Sunshine On My Shoulder

Sunshine On My Shoulder April 11, 2018


Photo by Nathan Anderson

For most of my life, sunshine has been something I’ve tried to actively avoid. Growing up in Tennessee and southern California, the sun was always a ball of solar fire searing at my eyes, my skin, my peace of mind. It caused me to prickle, to sweat, to hate how I inhabited my body, to despise summer as the worst of all seasons. Living in places where the edge never quite softened, even in winter (especially in SoCal as climate change has caused intense heat year-round), my physical revulsion to sunlight meant I found myself at odds with it spiritually as well.

And then I was called to serve our congregation in Winnipeg, where the relief of the chill comes in October and stays until May. And, it so happens, we also have one of the highest percentages of sunny days on the continent.

When we first moved here, I thought the confluence of sunlight and cold would be the perfect compromise for myself, the one who hated the sun, and my partner, who loves it. It never occurred to me that simply changing my location in relation to the earth’s path around the sun would fundamentally change my relationship to it as well.

I still love cloudy, overcast days, especially when they come with snow. But, as I come to the end of my first winter in Winnipeg, I also find myself, for what feels like the first time of my entire life, basking in the sunlight at every chance. Whereas I used to always choose the shady side of the street, now I seek the sunny side. Each Sunday, as I stand outside our congregation to greet folks joining us for worship, I turn my face up to the sun and give thanks for the warmth and light that helps me welcome all who come into our midst.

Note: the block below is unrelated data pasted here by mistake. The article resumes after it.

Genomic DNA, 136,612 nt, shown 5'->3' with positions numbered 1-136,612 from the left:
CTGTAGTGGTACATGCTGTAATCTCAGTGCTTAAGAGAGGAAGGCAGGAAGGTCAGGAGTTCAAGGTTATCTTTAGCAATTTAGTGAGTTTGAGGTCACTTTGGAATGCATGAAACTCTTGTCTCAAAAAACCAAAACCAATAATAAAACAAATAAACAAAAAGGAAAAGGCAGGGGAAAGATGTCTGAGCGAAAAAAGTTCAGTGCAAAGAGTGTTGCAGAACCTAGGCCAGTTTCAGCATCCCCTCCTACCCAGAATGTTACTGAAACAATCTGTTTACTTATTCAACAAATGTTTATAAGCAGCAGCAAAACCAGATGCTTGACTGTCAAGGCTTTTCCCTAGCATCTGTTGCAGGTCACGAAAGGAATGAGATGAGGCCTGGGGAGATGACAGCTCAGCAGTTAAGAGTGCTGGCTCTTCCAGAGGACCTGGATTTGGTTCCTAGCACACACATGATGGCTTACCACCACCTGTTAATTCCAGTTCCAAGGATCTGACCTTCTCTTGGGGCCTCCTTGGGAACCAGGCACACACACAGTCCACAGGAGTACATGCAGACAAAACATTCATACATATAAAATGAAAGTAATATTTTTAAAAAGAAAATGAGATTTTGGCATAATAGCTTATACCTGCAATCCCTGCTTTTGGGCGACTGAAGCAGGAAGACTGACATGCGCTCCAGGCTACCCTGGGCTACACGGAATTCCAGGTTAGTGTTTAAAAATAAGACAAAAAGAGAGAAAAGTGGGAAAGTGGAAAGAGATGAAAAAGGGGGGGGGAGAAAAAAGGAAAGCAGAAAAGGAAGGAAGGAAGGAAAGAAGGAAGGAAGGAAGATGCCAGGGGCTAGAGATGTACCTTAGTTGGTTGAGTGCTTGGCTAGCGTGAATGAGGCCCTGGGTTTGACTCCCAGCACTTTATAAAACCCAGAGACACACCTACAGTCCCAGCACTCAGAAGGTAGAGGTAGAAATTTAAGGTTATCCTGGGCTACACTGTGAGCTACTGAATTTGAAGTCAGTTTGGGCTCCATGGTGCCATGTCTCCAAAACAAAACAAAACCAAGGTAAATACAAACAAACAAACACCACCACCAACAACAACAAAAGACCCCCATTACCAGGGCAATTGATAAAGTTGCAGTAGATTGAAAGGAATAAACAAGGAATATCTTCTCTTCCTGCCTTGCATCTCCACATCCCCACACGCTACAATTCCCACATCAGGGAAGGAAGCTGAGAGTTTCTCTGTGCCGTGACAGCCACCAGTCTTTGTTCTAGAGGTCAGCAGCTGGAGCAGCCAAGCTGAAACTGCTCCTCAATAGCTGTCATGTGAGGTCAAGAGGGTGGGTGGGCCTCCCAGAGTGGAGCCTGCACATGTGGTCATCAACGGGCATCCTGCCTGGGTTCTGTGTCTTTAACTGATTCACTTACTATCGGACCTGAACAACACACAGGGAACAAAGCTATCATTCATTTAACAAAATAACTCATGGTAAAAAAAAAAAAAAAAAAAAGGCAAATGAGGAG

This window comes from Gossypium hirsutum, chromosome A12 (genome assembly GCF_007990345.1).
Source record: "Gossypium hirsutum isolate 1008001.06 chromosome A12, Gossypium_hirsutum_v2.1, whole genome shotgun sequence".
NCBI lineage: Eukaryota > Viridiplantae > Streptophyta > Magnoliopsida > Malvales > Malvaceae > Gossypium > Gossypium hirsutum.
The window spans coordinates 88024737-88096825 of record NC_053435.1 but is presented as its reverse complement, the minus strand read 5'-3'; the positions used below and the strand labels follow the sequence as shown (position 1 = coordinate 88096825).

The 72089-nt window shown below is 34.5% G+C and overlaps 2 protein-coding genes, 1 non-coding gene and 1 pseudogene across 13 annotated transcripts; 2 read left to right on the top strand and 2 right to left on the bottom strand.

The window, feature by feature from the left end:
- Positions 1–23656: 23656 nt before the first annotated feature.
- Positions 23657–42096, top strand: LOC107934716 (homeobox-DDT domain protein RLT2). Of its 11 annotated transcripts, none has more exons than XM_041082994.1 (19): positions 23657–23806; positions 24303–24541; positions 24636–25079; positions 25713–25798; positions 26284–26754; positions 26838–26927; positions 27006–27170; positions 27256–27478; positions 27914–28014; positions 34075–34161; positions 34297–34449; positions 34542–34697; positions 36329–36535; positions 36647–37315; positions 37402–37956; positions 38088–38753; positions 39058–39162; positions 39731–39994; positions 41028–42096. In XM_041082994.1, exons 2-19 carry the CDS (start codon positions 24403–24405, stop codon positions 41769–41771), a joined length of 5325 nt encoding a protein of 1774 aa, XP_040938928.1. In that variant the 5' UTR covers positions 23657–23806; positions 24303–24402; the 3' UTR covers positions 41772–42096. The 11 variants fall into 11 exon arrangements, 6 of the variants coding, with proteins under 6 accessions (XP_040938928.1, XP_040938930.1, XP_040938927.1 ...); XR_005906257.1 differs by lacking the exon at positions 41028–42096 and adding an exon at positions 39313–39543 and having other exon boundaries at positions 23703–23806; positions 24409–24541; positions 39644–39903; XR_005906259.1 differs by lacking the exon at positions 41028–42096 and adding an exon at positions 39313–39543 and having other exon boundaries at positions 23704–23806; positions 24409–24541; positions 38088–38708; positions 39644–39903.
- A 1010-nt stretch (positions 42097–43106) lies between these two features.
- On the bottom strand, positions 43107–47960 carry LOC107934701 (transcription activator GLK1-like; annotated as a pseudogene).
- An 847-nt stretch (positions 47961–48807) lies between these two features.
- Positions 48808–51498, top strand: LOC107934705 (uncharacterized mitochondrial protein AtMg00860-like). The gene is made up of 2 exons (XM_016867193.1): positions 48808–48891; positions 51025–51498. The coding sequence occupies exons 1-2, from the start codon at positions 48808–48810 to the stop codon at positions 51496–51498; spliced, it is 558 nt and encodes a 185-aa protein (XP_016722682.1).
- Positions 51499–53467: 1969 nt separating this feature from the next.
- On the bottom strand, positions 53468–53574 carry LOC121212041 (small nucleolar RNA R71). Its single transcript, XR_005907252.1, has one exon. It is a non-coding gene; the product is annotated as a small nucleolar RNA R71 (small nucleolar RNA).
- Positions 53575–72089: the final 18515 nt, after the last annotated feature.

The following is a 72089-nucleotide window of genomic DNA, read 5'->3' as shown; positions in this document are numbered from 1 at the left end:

Summer is coming

I know. I used to dread it, to count down the remaining days of spring with a sense of horror as this season of what amounted to near-constant suffering for me drew near. This year, however, summer is approaching as a mystery. I have found so much healing from the winter sun, that I can only move towards the summer sun with my arms open, wondering what this season will bring.

I wanted to share this with you because it came about from a shift in location, which can be metaphorical as often as physical. Sometimes, something in our life that is preventing us being our whole selves can be integrated, can be healed, if we are willing to shift ourselves into a new place, a new perspective, a new location in the larger system we inhabit.


About Meghann Robern
Meghann Robern is the Minister for the Unitarian Universalist Church of Winnepeg. She is in ministerial fellowship with the UUA and received her M.Div. from Claremont School of Theology. Before she followed her lifelong call to ministry, she worked in office administration, event organization, the music business, the film/tv business, and the non-profit sector. Her favourite holiday is the Winter Solstice. You can find her portfolio at You can read more about the author here.
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